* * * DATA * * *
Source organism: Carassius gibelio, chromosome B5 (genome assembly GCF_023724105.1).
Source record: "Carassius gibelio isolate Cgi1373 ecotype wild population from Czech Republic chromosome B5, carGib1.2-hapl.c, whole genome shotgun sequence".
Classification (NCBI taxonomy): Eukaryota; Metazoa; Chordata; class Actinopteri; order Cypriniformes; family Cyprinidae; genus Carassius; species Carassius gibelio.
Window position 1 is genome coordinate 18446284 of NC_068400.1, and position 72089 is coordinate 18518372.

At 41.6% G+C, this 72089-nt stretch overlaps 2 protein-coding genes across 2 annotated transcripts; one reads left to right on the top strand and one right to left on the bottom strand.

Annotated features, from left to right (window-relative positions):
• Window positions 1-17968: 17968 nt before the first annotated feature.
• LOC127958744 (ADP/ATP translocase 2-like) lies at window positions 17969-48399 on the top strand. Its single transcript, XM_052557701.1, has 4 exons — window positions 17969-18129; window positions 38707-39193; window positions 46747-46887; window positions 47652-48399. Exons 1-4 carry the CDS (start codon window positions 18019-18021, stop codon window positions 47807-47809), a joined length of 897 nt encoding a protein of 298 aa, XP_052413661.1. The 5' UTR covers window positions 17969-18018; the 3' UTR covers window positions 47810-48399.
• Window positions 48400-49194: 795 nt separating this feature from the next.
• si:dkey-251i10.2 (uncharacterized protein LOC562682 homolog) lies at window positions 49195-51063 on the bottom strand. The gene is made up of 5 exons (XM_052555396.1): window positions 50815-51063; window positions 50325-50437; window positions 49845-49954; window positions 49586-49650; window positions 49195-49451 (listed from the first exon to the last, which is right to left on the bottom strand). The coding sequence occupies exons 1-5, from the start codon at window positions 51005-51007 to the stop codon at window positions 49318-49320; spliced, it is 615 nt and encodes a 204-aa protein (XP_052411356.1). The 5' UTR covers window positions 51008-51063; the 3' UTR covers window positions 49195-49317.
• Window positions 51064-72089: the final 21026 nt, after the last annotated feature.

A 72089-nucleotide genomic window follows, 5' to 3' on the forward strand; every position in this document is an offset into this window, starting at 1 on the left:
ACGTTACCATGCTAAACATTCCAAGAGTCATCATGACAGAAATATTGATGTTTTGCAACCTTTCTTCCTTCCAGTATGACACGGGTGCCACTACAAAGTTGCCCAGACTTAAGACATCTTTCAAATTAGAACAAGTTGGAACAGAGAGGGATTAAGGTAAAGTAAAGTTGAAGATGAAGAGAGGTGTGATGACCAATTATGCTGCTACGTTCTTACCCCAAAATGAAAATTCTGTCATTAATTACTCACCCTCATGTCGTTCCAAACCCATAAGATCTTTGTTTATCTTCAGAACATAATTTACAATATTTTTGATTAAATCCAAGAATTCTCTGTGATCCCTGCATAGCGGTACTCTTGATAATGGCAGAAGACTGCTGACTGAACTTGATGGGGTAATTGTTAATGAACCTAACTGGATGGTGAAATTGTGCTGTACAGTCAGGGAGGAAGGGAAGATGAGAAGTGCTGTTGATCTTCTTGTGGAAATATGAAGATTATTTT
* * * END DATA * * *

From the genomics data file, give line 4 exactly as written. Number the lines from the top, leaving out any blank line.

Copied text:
Window position 1 is genome coordinate 18446284 of NC_068400.1, and position 72089 is coordinate 18518372.